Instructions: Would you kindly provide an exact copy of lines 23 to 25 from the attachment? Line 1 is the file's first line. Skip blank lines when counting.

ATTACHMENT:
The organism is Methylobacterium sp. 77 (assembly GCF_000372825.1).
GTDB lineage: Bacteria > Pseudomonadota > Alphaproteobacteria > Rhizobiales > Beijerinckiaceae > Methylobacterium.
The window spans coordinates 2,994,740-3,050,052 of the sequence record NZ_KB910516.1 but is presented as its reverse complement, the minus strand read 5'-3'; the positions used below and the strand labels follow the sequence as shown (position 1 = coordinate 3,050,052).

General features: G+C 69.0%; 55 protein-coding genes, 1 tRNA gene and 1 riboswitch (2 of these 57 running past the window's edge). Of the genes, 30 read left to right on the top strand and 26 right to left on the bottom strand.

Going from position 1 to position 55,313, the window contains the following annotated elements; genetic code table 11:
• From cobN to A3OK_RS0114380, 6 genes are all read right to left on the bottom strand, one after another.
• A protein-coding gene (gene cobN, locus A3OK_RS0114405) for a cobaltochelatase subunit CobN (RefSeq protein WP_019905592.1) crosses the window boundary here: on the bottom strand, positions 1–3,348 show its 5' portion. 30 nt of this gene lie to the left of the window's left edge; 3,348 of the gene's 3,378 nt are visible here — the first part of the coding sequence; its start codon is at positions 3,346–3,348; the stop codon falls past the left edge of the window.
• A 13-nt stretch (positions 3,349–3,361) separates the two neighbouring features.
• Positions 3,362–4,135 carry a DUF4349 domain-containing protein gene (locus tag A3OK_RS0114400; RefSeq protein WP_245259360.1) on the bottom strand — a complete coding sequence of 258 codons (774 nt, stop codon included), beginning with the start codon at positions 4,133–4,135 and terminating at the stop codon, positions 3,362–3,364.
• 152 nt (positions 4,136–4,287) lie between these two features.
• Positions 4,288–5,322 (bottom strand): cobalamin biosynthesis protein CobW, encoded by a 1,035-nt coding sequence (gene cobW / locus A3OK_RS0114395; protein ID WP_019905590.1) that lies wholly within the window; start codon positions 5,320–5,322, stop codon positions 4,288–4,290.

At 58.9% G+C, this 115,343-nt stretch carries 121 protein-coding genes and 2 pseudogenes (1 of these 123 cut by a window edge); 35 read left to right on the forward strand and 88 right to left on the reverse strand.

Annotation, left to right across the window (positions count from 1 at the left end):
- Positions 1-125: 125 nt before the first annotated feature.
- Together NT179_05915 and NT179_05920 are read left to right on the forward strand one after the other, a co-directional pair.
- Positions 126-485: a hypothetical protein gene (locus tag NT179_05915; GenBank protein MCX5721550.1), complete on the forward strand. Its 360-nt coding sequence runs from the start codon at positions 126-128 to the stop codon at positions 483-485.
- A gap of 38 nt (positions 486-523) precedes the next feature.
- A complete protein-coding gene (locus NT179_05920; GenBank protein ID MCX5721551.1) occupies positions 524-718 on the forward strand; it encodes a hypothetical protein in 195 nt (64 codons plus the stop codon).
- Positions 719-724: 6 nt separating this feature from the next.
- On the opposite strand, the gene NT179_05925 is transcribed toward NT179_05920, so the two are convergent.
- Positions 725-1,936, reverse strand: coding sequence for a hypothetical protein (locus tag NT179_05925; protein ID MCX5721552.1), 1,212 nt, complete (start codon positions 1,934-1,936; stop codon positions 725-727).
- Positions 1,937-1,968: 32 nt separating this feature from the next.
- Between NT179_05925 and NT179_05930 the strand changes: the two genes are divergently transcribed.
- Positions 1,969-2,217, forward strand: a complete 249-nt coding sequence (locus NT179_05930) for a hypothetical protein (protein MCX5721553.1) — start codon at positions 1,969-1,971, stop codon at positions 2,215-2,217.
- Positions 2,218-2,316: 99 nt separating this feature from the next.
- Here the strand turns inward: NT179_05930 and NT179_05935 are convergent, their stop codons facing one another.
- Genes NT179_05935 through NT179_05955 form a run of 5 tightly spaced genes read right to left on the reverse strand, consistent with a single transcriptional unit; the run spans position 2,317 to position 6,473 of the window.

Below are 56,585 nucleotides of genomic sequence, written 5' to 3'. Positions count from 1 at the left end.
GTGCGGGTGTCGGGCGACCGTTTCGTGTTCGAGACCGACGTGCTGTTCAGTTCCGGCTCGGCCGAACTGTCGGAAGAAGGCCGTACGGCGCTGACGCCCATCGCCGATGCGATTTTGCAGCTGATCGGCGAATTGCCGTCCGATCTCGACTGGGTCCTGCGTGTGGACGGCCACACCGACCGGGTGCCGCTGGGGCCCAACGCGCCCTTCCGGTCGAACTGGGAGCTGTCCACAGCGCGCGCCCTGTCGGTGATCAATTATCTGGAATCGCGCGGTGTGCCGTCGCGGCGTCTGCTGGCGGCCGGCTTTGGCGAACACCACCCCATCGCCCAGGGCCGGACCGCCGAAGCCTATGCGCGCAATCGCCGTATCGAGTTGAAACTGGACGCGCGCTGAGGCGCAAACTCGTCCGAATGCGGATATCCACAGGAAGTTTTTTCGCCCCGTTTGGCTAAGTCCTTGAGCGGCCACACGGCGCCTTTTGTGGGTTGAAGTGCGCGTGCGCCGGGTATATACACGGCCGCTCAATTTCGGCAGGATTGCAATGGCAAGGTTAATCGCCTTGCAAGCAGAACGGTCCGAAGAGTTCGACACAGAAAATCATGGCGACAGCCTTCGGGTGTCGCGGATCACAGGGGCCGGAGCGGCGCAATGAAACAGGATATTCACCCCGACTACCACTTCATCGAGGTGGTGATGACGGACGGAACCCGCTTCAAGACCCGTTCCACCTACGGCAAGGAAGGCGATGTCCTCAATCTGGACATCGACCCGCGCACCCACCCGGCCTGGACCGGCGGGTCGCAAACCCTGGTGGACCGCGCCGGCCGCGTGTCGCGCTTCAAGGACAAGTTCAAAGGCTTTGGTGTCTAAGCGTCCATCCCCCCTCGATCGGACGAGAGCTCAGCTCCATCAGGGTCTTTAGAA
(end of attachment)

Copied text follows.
- Between NT179_05925 and NT179_05930 the strand changes: the two genes are divergently transcribed.
- Positions 1,969-2,217, forward strand: a complete 249-nt coding sequence (locus NT179_05930) for a hypothetical protein (protein MCX5721553.1) — start codon at positions 1,969-1,971, stop codon at positions 2,215-2,217.
- Positions 2,218-2,316: 99 nt separating this feature from the next.